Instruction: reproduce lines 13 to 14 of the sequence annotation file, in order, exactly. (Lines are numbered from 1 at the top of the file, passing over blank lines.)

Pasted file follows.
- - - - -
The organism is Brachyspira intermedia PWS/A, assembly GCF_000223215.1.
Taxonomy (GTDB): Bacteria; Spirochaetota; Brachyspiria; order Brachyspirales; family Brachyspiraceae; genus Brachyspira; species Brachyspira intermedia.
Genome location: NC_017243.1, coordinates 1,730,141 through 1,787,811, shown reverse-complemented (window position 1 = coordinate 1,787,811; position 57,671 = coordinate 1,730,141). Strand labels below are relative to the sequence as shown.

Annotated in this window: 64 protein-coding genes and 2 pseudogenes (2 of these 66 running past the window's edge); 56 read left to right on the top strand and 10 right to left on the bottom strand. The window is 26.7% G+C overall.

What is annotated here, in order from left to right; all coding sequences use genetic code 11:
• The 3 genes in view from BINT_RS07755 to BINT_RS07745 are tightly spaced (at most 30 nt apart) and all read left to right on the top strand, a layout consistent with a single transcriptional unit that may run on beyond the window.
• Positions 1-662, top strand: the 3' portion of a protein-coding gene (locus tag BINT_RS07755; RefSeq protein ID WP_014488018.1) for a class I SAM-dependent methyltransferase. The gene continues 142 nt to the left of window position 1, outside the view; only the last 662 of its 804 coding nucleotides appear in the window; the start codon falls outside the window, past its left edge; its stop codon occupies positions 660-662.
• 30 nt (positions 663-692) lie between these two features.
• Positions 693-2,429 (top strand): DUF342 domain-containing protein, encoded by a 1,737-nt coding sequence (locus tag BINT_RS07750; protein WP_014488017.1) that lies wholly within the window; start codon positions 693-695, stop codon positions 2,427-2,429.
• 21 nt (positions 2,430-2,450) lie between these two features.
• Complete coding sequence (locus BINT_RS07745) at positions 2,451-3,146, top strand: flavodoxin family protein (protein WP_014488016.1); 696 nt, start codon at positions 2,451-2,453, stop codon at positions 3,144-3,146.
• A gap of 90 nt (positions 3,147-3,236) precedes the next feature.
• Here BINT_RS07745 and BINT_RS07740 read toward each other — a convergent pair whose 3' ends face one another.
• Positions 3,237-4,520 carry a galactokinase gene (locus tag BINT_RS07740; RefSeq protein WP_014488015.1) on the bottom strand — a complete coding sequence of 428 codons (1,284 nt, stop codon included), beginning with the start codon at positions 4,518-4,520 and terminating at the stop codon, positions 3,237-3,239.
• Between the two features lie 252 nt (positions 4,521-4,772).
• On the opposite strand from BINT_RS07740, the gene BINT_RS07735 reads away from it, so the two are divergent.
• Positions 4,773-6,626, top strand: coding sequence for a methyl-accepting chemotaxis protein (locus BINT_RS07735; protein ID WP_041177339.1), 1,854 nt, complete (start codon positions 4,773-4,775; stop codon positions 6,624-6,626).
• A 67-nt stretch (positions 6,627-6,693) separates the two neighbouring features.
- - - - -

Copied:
• Here BINT_RS07745 and BINT_RS07740 read toward each other — a convergent pair whose 3' ends face one another.
• Positions 3,237-4,520 carry a galactokinase gene (locus tag BINT_RS07740; RefSeq protein WP_014488015.1) on the bottom strand — a complete coding sequence of 428 codons (1,284 nt, stop codon included), beginning with the start codon at positions 4,518-4,520 and terminating at the stop codon, positions 3,237-3,239.